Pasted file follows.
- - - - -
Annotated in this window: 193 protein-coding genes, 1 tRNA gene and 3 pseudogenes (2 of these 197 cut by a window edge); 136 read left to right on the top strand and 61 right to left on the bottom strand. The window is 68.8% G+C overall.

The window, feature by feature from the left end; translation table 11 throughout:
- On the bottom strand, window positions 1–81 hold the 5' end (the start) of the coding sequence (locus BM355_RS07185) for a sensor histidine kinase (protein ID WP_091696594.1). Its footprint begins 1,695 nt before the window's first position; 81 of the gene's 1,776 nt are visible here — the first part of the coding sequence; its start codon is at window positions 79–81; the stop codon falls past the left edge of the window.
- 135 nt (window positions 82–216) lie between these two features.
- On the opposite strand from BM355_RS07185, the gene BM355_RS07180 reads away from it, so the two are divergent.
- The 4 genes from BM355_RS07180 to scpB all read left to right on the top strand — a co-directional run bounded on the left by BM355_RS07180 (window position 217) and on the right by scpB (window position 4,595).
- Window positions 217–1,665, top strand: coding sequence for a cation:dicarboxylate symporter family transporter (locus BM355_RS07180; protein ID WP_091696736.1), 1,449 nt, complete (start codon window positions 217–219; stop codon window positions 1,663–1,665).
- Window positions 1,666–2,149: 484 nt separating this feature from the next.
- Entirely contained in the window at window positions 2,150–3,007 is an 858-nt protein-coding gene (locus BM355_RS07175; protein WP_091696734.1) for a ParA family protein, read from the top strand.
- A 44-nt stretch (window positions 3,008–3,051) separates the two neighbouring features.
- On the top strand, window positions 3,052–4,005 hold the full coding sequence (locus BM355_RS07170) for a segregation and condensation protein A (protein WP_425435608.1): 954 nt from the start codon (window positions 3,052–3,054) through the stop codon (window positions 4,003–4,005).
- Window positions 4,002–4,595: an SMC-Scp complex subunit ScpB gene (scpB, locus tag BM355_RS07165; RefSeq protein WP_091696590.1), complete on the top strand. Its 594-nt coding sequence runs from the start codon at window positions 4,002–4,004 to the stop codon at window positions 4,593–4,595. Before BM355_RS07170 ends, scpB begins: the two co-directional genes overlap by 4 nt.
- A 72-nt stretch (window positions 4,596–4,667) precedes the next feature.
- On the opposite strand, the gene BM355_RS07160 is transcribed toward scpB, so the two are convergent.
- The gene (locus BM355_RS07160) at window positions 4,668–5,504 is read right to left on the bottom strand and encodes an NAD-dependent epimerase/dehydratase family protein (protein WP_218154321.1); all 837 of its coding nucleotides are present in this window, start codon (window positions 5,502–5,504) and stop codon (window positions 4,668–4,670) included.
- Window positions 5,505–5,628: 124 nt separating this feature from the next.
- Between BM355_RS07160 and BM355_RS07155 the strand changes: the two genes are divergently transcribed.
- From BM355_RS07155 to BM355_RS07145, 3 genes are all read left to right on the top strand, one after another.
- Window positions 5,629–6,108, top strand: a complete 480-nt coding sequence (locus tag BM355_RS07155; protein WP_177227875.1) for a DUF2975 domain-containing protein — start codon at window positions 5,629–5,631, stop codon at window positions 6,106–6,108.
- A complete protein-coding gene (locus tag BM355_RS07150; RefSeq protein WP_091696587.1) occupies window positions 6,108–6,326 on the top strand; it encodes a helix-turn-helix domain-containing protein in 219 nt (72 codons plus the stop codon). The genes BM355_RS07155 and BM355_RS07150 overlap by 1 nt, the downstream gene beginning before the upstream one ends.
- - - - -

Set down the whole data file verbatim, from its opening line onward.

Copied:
Annotated in this window: 193 protein-coding genes, 1 tRNA gene and 3 pseudogenes (2 of these 197 cut by a window edge); 136 read left to right on the top strand and 61 right to left on the bottom strand. The window is 68.8% G+C overall.

The window, feature by feature from the left end; translation table 11 throughout:
- On the bottom strand, window positions 1–81 hold the 5' end (the start) of the coding sequence (locus BM355_RS07185) for a sensor histidine kinase (protein ID WP_091696594.1). Its footprint begins 1,695 nt before the window's first position; 81 of the gene's 1,776 nt are visible here — the first part of the coding sequence; its start codon is at window positions 79–81; the stop codon falls past the left edge of the window.
- 135 nt (window positions 82–216) lie between these two features.
- On the opposite strand from BM355_RS07185, the gene BM355_RS07180 reads away from it, so the two are divergent.
- The 4 genes from BM355_RS07180 to scpB all read left to right on the top strand — a co-directional run bounded on the left by BM355_RS07180 (window position 217) and on the right by scpB (window position 4,595).
- Window positions 217–1,665, top strand: coding sequence for a cation:dicarboxylate symporter family transporter (locus BM355_RS07180; protein ID WP_091696736.1), 1,449 nt, complete (start codon window positions 217–219; stop codon window positions 1,663–1,665).
- Window positions 1,666–2,149: 484 nt separating this feature from the next.
- Entirely contained in the window at window positions 2,150–3,007 is an 858-nt protein-coding gene (locus BM355_RS07175; protein WP_091696734.1) for a ParA family protein, read from the top strand.
- A 44-nt stretch (window positions 3,008–3,051) separates the two neighbouring features.
- On the top strand, window positions 3,052–4,005 hold the full coding sequence (locus BM355_RS07170) for a segregation and condensation protein A (protein WP_425435608.1): 954 nt from the start codon (window positions 3,052–3,054) through the stop codon (window positions 4,003–4,005).
- Window positions 4,002–4,595: an SMC-Scp complex subunit ScpB gene (scpB, locus tag BM355_RS07165; RefSeq protein WP_091696590.1), complete on the top strand. Its 594-nt coding sequence runs from the start codon at window positions 4,002–4,004 to the stop codon at window positions 4,593–4,595. Before BM355_RS07170 ends, scpB begins: the two co-directional genes overlap by 4 nt.
- A 72-nt stretch (window positions 4,596–4,667) precedes the next feature.
- On the opposite strand, the gene BM355_RS07160 is transcribed toward scpB, so the two are convergent.
- The gene (locus BM355_RS07160) at window positions 4,668–5,504 is read right to left on the bottom strand and encodes an NAD-dependent epimerase/dehydratase family protein (protein WP_218154321.1); all 837 of its coding nucleotides are present in this window, start codon (window positions 5,502–5,504) and stop codon (window positions 4,668–4,670) included.
- Window positions 5,505–5,628: 124 nt separating this feature from the next.
- Between BM355_RS07160 and BM355_RS07155 the strand changes: the two genes are divergently transcribed.
- From BM355_RS07155 to BM355_RS07145, 3 genes are all read left to right on the top strand, one after another.
- Window positions 5,629–6,108, top strand: a complete 480-nt coding sequence (locus tag BM355_RS07155; protein WP_177227875.1) for a DUF2975 domain-containing protein — start codon at window positions 5,629–5,631, stop codon at window positions 6,106–6,108.
- A complete protein-coding gene (locus tag BM355_RS07150; RefSeq protein WP_091696587.1) occupies window positions 6,108–6,326 on the top strand; it encodes a helix-turn-helix domain-containing protein in 219 nt (72 codons plus the stop codon). The genes BM355_RS07155 and BM355_RS07150 overlap by 1 nt, the downstream gene beginning before the upstream one ends.